You don’t have to do extraordinary things to live an extraordinary life.

In this season of reflection of the past year and planning for the new year both in my personal and professional life, I found myself overwhelmed and asking God for help. There are so many things to do, choices to make, and it’s all changing so fast. How do I know which move is the right move? What progress did I make this year and was it the right progress? Having just been through this, and celebrating some successes, I wanted to share some perspective on both which I hope will be helpful!

At work we are in the midst of making big internal changes, while at the same time trying to keep pace with all of the external changes (economic, competitive, industry, etc.) It can be overwhelming. We find it easier to work on urgent things (short term, tactical things that come up) and ignore the important things (long term, strategic to dos). In my sales role it might look like going a week without actively prospecting because I was too busy reacting to emails or sitting in meetings. Pretty soon my opportunities are dried up and I’m missing my goals.

If we aren’t purposeful about working on important things before they are urgent we might get things done, but they are not the right things, and worse they could be contradictory to what we need to do to build our future success. No one has time, but we have to make time. Sometimes it takes slowing down to speed up. I often hear people say that planning is a waste of time because of how quickly things change and I disagree wholeheartedly. We need to inspire a vision of where we are going and why, and help people connect to how they can be part of the plan. But gone are the days of the slow and steady strategic plan. We make a plan for today with regular checkpoints to adapt because things change so quickly. With no plan you can’t get the team pointed in the same direction, and without a clear understanding of why you’re moving that direction, you can’t motivate and activate them to row there together.

Starting “backwards” was helpful for our team.  What would success look like? What do we need to do to achieve it? What is holding us back that we need to stop doing/remove? From there we set up SMART (specific, measurable, attainable, relevant, timely) goals. We also defined what we would measure, how we would roll it out to every single person on the team, and how we will keep our goals and progress top of mind so we don’t let the day-to-day get in the way of us achieve success. Stay tuned…

Following that exercise with my teammates, I started to think this weekend about my personal goals for the upcoming year. The same  sense of overwhelm came bubbling up. There are things I want to achieve, places I want to visit, experiences I want to have, people I want to spend time with, things I want to learn. Staring down at the list I thought, how can I get this all done? Too many “to dos” means I will miss out on the best parts of life. I will feel rushed and stressed out, and even if I check these things off my list my heart and spirit will still be empty and longing. So I shifted my focus to how I want to live and who I want to be.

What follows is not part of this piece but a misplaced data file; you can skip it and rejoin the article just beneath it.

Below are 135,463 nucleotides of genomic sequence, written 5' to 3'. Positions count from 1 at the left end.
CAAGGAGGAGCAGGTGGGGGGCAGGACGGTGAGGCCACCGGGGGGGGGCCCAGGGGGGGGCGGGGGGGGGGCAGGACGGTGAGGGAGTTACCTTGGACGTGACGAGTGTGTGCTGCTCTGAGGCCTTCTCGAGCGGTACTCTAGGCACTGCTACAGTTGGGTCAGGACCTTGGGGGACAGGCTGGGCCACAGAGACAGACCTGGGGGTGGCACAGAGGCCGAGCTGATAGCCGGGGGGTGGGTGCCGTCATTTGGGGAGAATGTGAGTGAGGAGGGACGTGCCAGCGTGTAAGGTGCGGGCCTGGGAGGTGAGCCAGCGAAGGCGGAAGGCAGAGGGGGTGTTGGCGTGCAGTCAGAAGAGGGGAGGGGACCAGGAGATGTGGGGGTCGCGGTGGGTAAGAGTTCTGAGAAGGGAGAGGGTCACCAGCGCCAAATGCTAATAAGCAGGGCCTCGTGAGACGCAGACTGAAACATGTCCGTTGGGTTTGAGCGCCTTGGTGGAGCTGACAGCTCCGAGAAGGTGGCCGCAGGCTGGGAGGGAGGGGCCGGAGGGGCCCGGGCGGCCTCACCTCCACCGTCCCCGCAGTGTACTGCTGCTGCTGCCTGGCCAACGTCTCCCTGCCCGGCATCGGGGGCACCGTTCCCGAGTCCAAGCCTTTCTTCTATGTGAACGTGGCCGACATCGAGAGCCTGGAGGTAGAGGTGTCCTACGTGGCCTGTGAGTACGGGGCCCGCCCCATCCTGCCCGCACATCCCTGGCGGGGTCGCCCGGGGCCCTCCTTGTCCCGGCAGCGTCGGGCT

And I started backwards. Success for me would be becoming the person God wants me to be. More like Christ. (For my friends who aren’t quite there yet, maybe try “becoming the best version of yourself.”) With that goal in mind, I identified areas of my life where I can make big and small changes to move toward that success. For example, if growing closer to God and understanding who He wants me to be really is a priority then my actions should reflect that. Today I don’t spend enough time thinking, learning, or talking about Him and His teachings so two goals are related to that. In addition, I’ve received feedback on and come to notice myself is that when I get busy I forget to celebrate, encourage others, and I start to take people for granted. That’s what the third goal is related to. As you can see below, they are small and simple. If I have learned one thing this past year it is this: You don’t have to do extraordinary things to live an extraordinary life.

  1. Find a church to call home and getting involved in one activity beyond Sunday.
  2. Devote 10 minutes per day to listen to God (a form of prayer I am not yet good at).
  3. Say or send a note of encouragement to someone every single day.

What goals will you set for this year?
As you get started, here are a few tips that were super helpful to me:

  1. Start backwards: What does success look like?
  2. Just do it: Write something down and make a plan. It doesn’t have to be perfect. You can always adjust and refine down the road. Take action and go for it!
  3. No more than 3 goals: There is research around the law of diminishing returns as it relates to goals. More than 3 and you are less likely to achieve even 1. Focus!
  4. Keep it simple: Small steps can result in big changes. Simplicity and consistency are key.
  5. Start where you are: For some of my working momma friends it might just be spending 5 minutes each day doing something that restores your mind and soul. We are all at different places in life. Set your goals with only you in mind so they align with who and where YOU are.
  6. Taking away is just as important as adding: Last year many of my goals were related to saying no or “stop doing.” Creating space and focus = winning!
  7. Celebrate progress: We are all on a journey and need to balance accepting ourselves for who we are while at the same time challenging ourselves to be all we are capable of being. There will be good and bad days. Regroup and rest on the setback days, and celebrate small wins to keep you going. Progress is progress!

I can’t wait to see what you will do to make 2019 your best year yet!

5 thoughts on “You don’t have to do extraordinary things to live an extraordinary life.

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